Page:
Tymoshenko's daughter urges Cameron to drop Ukraine boycott
The presence of British politicians will put more pressure on her country's President, she says
The daughter of Yulia Tymoshenko, the jailed former prime minister of Ukraine, has called on David Cameron and British officials to rethink their boycott of England's football quarter-final against Italy in Kiev tomorrow night.
Eugenia Tymoshenko, who had previously backed the boycott, said in a television interview yesterday that it would be more productive for British politicians to come to Kiev and put pressure on the President, Viktor Yanukovych. The Ukrainian government also blasted the boycott yesterday, as Foreign Ministry spokesman Oleg Voloshin told The Independent that the move was "pointless and ineffective".
Mr Yanukovych has come under sustained criticism from EU nations for the jailing of Ms Tymoshenko, one of the leaders of the Orange Revolution, on charges that most believe to be politically motivated, and many countries with teams competing in Euro 2012 have announced a boycott of the Ukrainian part of the tournament. No official more senior than the British ambassador to Ukraine has attended an England match so far because of concerns over the Tymoshenko case and rule of law in Ukraine, and British government sources have confirmed that the ministerial boycott extends to Sunday's quarter-final with Italy.
Eugenia Tymoshenko said that it would be better for Mr Cameron to come to Ukraine and state his concerns personally to Mr Yanukovych. "He could say something to Yanukovych's face which will be stronger than just saying they won't come," she said. "Sport should be sport and, of course, if they come to cheer together with the British fans in the fan zone, in the stadium, and at the same time visit political prisoners or make a statement about this to Yanukovych, it would be even maybe much stronger."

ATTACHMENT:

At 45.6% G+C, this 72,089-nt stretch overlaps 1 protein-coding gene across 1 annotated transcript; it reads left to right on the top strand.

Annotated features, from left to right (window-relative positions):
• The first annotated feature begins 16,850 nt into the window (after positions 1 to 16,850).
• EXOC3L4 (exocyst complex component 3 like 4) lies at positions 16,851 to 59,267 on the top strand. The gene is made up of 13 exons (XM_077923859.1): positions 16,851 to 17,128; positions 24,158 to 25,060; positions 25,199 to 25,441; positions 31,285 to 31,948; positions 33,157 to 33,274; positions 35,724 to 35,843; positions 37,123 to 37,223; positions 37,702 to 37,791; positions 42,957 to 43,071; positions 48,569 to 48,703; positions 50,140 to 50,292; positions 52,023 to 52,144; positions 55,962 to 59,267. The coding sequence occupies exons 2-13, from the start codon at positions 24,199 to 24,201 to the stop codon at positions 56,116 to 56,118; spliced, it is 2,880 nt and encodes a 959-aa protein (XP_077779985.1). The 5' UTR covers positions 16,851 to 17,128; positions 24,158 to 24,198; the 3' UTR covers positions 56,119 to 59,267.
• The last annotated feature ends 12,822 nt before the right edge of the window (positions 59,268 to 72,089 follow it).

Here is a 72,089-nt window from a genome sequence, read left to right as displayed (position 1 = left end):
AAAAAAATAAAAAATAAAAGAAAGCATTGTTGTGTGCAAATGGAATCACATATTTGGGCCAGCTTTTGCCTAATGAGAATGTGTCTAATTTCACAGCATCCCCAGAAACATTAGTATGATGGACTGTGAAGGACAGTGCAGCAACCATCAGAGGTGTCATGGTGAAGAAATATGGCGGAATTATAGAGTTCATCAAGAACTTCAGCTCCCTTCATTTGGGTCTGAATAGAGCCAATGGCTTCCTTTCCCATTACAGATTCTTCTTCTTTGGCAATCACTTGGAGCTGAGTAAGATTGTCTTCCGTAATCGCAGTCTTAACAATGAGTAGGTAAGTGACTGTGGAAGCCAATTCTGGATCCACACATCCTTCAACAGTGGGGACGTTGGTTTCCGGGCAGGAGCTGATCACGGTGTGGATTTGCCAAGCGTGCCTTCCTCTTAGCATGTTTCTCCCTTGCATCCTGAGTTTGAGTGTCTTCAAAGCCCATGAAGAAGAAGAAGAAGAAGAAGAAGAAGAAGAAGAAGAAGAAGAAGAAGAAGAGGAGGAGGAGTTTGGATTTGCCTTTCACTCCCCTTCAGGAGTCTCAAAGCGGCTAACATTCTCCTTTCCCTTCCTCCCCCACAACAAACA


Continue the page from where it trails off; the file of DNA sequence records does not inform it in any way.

Television cameras have shown Mr Yanukovych standing alone with his cabinet at games involving Ukraine's team, and it will be embarrassing for him if in the final he is not joined by foreign leaders. If England make it through the Italy game, their semi-final will be in Poland, and British officials will attend. It is unclear whether David Cameron or government ministers would attend the final, which is in Kiev, should England make it. The nightmare scenario for the Ukrainian government would be Germany making the final, as it is rumoured that Chancellor Angela Merkel would sit with German fans rather than in the VIP box.
German MEP Rebecca Harms, who visited Ms Tymoshenko in jail last week after unveiling a banner in support of her during Germany's group stage game with the Netherlands, also criticised the boycott. She said it was better to come to Ukraine and make a statement rather than "hide behind a boycott".
Mr Voloshin said the boycott had not worked. "The government of Ukraine knows the British position on Tymoshenko and a boycott is not going to achieve anything, so we should just allow this to be a festival of football and not confuse it with politics," he said.
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